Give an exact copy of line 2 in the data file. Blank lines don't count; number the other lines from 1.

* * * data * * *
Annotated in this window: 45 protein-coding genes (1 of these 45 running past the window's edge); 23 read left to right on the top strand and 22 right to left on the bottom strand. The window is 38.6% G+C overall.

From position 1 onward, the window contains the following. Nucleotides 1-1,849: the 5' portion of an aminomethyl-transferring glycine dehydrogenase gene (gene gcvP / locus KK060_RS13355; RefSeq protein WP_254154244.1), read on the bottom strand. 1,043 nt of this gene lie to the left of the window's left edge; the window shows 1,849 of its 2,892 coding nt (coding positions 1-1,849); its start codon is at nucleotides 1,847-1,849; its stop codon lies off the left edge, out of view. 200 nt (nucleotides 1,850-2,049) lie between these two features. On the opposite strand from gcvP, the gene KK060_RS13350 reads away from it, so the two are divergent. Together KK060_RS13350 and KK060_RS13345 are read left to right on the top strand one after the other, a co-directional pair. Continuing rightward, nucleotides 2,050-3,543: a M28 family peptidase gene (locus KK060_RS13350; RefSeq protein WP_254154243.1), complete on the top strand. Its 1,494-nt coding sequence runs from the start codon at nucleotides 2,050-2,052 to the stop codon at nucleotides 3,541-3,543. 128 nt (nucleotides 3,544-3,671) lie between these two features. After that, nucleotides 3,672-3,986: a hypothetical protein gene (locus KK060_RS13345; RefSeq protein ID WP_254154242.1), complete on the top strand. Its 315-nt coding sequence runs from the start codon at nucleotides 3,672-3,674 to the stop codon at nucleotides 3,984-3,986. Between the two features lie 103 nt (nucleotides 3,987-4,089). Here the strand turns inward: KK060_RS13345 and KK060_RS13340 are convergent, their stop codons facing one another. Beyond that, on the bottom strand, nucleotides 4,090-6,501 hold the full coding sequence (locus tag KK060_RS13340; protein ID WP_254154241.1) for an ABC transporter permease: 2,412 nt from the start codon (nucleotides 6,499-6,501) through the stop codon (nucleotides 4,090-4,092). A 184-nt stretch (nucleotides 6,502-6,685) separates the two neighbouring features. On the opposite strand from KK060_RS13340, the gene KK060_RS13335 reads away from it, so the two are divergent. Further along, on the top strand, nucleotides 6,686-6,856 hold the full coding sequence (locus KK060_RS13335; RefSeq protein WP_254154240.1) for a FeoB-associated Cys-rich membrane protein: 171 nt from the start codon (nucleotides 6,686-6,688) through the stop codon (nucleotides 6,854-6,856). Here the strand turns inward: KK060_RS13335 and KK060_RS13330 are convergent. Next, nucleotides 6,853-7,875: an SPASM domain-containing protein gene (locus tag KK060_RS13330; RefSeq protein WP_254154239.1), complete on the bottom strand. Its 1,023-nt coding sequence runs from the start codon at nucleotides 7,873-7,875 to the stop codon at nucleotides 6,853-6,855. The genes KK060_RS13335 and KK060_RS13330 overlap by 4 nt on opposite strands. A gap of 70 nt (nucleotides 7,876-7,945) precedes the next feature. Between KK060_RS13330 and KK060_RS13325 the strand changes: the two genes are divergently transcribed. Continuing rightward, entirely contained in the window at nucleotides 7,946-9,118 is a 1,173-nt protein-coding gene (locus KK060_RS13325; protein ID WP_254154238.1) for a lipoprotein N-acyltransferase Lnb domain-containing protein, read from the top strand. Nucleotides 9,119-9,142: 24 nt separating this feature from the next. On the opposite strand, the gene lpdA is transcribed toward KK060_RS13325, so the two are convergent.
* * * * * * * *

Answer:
From position 1 onward, the window contains the following. Nucleotides 1-1,849: the 5' portion of an aminomethyl-transferring glycine dehydrogenase gene (gene gcvP / locus KK060_RS13355; RefSeq protein WP_254154244.1), read on the bottom strand. 1,043 nt of this gene lie to the left of the window's left edge; the window shows 1,849 of its 2,892 coding nt (coding positions 1-1,849); its start codon is at nucleotides 1,847-1,849; its stop codon lies off the left edge, out of view. 200 nt (nucleotides 1,850-2,049) lie between these two features. On the opposite strand from gcvP, the gene KK060_RS13350 reads away from it, so the two are divergent. Together KK060_RS13350 and KK060_RS13345 are read left to right on the top strand one after the other, a co-directional pair. Continuing rightward, nucleotides 2,050-3,543: a M28 family peptidase gene (locus KK060_RS13350; RefSeq protein WP_254154243.1), complete on the top strand. Its 1,494-nt coding sequence runs from the start codon at nucleotides 2,050-2,052 to the stop codon at nucleotides 3,541-3,543. 128 nt (nucleotides 3,544-3,671) lie between these two features. After that, nucleotides 3,672-3,986: a hypothetical protein gene (locus KK060_RS13345; RefSeq protein ID WP_254154242.1), complete on the top strand. Its 315-nt coding sequence runs from the start codon at nucleotides 3,672-3,674 to the stop codon at nucleotides 3,984-3,986. Between the two features lie 103 nt (nucleotides 3,987-4,089). Here the strand turns inward: KK060_RS13345 and KK060_RS13340 are convergent, their stop codons facing one another. Beyond that, on the bottom strand, nucleotides 4,090-6,501 hold the full coding sequence (locus tag KK060_RS13340; protein ID WP_254154241.1) for an ABC transporter permease: 2,412 nt from the start codon (nucleotides 6,499-6,501) through the stop codon (nucleotides 4,090-4,092). A 184-nt stretch (nucleotides 6,502-6,685) separates the two neighbouring features. On the opposite strand from KK060_RS13340, the gene KK060_RS13335 reads away from it, so the two are divergent. Further along, on the top strand, nucleotides 6,686-6,856 hold the full coding sequence (locus KK060_RS13335; RefSeq protein WP_254154240.1) for a FeoB-associated Cys-rich membrane protein: 171 nt from the start codon (nucleotides 6,686-6,688) through the stop codon (nucleotides 6,854-6,856). Here the strand turns inward: KK060_RS13335 and KK060_RS13330 are convergent. Next, nucleotides 6,853-7,875: an SPASM domain-containing protein gene (locus tag KK060_RS13330; RefSeq protein WP_254154239.1), complete on the bottom strand. Its 1,023-nt coding sequence runs from the start codon at nucleotides 7,873-7,875 to the stop codon at nucleotides 6,853-6,855. The genes KK060_RS13335 and KK060_RS13330 overlap by 4 nt on opposite strands. A gap of 70 nt (nucleotides 7,876-7,945) precedes the next feature. Between KK060_RS13330 and KK060_RS13325 the strand changes: the two genes are divergently transcribed. Continuing rightward, entirely contained in the window at nucleotides 7,946-9,118 is a 1,173-nt protein-coding gene (locus KK060_RS13325; protein ID WP_254154238.1) for a lipoprotein N-acyltransferase Lnb domain-containing protein, read from the top strand. Nucleotides 9,119-9,142: 24 nt separating this feature from the next. On the opposite strand, the gene lpdA is transcribed toward KK060_RS13325, so the two are convergent.